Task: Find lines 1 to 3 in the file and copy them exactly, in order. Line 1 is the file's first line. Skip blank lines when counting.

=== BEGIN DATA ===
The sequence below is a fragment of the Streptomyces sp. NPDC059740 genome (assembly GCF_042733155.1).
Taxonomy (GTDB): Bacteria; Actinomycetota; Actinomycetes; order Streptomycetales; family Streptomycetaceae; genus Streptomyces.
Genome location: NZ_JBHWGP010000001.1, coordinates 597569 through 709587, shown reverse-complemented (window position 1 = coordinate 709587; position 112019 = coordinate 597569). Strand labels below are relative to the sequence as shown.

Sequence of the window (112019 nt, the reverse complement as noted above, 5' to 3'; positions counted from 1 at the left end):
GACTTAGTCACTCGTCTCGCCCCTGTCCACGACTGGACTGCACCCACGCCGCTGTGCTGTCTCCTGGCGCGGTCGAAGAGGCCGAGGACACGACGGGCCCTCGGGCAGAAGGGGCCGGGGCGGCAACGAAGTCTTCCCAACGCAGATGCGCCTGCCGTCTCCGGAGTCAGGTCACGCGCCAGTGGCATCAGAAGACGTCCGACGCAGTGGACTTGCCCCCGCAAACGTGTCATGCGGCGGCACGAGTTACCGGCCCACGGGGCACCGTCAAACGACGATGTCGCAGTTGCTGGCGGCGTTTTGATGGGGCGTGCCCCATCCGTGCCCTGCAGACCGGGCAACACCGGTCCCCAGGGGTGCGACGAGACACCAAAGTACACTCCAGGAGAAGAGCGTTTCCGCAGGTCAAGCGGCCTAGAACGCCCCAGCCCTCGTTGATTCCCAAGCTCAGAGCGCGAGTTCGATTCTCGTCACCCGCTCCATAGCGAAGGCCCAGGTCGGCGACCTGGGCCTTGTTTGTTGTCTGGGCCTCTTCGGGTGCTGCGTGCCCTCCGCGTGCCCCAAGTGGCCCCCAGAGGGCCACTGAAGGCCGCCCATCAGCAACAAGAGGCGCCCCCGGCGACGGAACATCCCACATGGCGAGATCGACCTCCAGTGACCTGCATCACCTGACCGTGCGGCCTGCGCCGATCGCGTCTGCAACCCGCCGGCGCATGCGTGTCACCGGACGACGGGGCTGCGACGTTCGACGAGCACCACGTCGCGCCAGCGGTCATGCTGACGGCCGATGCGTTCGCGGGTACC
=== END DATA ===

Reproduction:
The sequence below is a fragment of the Streptomyces sp. NPDC059740 genome (assembly GCF_042733155.1).
Taxonomy (GTDB): Bacteria; Actinomycetota; Actinomycetes; order Streptomycetales; family Streptomycetaceae; genus Streptomyces.
Genome location: NZ_JBHWGP010000001.1, coordinates 597569 through 709587, shown reverse-complemented (window position 1 = coordinate 709587; position 112019 = coordinate 597569). Strand labels below are relative to the sequence as shown.